Such workplaces have long been considered temporary centers providing specialized job training for individuals with disabilities but often see long-term employment. Under the bill, employees are able to bring action against employers for forms of harassment and discrimination prohibited under FEHA.
The same workplace protections were extended to unpaid interns and volunteers back in 2014.
Assembly Bill 1676: Applicant Salary History Cannot Justify Gender Wage Gaps
With AB 1676, California continues to lead the nation in closing the gender wage gap.
As of 2015, the nation’s gender wage gap stood at 80 cents to the dollar, according to data from the U.S. Census Bureau — a wage inequality that worsens for women of color. The bill amends California’s Fair Pay Act, which took effect in 2016, to state an applicant’s prior salary cannot — by itself — justify paying different wages based on gender.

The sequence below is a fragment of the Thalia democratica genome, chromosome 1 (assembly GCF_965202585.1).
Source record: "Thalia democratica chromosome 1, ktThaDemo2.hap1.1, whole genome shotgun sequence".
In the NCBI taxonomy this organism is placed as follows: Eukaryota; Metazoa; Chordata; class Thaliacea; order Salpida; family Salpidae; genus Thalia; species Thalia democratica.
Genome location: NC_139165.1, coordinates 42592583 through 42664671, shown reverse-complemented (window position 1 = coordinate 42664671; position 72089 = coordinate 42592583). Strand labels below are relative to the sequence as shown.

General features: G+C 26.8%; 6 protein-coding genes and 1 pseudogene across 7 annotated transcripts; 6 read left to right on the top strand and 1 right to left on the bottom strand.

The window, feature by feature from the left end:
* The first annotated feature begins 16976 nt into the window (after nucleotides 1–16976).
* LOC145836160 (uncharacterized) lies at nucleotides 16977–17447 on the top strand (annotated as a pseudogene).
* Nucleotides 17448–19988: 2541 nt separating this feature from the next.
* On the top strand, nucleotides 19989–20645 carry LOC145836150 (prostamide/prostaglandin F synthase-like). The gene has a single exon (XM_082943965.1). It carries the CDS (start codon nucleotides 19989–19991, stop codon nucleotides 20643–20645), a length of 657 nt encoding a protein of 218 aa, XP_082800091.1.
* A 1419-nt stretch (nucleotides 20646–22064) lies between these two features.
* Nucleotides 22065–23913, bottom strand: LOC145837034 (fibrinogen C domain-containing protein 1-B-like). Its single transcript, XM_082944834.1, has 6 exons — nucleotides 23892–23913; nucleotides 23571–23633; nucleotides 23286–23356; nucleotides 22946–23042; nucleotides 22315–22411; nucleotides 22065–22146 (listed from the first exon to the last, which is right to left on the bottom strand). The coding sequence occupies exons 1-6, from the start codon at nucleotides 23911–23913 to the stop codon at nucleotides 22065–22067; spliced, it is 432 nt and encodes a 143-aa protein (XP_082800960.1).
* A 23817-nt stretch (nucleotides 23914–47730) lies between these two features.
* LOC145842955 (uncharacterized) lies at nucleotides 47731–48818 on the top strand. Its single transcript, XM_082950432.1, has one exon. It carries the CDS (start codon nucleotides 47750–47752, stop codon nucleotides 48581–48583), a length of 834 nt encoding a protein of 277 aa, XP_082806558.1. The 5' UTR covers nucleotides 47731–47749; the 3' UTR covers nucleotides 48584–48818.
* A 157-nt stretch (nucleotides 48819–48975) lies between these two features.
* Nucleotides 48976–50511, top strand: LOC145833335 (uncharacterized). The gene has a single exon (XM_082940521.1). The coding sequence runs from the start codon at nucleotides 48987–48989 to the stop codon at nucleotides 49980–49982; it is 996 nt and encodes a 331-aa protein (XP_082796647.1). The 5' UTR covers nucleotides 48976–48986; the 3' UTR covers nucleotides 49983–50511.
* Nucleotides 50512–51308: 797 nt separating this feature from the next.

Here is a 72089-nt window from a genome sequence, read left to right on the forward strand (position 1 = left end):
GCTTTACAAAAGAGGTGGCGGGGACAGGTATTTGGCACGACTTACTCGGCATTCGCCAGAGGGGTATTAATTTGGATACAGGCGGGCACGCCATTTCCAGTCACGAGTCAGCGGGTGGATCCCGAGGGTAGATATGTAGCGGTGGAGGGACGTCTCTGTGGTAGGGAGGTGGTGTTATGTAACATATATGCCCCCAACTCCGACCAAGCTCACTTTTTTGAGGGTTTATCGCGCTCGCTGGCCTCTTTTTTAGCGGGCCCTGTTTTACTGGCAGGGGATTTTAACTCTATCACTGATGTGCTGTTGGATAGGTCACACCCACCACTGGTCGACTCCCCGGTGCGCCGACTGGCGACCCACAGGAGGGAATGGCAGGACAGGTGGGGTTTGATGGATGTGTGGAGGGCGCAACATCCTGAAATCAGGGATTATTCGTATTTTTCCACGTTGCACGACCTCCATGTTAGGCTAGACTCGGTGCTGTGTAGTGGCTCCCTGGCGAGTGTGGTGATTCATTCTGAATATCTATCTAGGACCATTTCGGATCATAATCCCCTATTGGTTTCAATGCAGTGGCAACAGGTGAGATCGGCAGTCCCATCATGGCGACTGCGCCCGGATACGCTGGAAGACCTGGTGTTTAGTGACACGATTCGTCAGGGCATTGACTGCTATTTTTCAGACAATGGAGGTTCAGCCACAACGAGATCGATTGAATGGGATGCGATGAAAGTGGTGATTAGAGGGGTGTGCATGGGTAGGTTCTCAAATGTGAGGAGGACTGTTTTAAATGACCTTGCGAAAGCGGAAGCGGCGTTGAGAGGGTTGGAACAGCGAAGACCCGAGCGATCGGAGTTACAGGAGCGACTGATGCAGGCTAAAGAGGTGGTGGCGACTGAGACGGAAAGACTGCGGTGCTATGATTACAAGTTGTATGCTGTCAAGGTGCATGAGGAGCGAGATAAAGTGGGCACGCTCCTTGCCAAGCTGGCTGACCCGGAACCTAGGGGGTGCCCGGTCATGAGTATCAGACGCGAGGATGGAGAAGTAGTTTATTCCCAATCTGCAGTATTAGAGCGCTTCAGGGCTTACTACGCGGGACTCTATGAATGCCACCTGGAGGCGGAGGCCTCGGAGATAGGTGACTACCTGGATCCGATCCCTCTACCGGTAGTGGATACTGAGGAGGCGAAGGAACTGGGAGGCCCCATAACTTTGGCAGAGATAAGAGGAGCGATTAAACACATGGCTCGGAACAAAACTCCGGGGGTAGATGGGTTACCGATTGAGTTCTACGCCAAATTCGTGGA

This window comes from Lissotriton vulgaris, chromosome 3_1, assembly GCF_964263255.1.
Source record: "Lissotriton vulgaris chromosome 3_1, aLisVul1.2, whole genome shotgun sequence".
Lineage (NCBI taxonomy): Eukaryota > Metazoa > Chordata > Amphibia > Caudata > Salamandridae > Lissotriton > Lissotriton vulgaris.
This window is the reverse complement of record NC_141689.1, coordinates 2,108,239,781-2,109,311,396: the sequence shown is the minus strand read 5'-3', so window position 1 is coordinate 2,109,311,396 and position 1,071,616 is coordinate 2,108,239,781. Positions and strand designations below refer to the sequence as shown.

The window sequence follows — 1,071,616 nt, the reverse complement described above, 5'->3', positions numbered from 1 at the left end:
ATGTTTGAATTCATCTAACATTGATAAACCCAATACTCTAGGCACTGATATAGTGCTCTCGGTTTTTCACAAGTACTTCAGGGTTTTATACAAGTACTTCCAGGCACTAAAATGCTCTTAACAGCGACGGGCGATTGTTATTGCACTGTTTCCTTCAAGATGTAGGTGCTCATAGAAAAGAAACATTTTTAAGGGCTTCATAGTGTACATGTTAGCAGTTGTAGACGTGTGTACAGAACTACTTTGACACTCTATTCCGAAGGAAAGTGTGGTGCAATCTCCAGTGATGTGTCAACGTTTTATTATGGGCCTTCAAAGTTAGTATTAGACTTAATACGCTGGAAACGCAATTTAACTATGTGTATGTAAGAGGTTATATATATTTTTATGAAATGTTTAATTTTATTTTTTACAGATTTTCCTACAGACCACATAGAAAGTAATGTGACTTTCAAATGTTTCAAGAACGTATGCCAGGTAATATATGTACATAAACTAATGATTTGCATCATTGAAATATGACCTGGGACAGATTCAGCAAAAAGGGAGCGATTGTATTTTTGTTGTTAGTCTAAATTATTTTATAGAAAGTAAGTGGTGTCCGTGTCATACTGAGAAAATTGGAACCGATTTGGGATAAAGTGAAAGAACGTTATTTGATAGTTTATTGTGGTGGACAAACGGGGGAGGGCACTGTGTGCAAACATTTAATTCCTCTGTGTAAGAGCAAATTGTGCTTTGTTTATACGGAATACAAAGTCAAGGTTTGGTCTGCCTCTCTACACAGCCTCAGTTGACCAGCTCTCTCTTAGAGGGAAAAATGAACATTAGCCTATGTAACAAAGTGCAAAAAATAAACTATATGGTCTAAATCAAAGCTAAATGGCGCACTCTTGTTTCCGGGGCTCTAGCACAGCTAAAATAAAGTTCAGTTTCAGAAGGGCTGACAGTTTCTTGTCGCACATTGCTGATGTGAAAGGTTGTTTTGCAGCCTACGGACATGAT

The law aims to guarantee both employers and workers a seat at the bargaining table where a salary can be negotiated and set based on job requirements, expectations and qualifications rather than on prior pay that could reflect pervasive gender-based wage disparities.
Thus, employers cannot use discriminatory pay rates to validate ongoing wages differences.
Senate Bill 1063: Equal Pay for Equal Work Expansion Targets Race, Ethnicity
This year saw further changes to the Fair Pay Act.
As a compensation gap exists among men and women, so too does an inequality between races and ethnicities. The Wage Equality Act of 2016, or SB 1063, moves California toward eliminating wage disparities by increasing equal pay requirements beyond sex to incorporate race and ethnicity.
Word-for-word, the Fair Pay Act’s provisions were extended to account for a person’s race and ethnicity.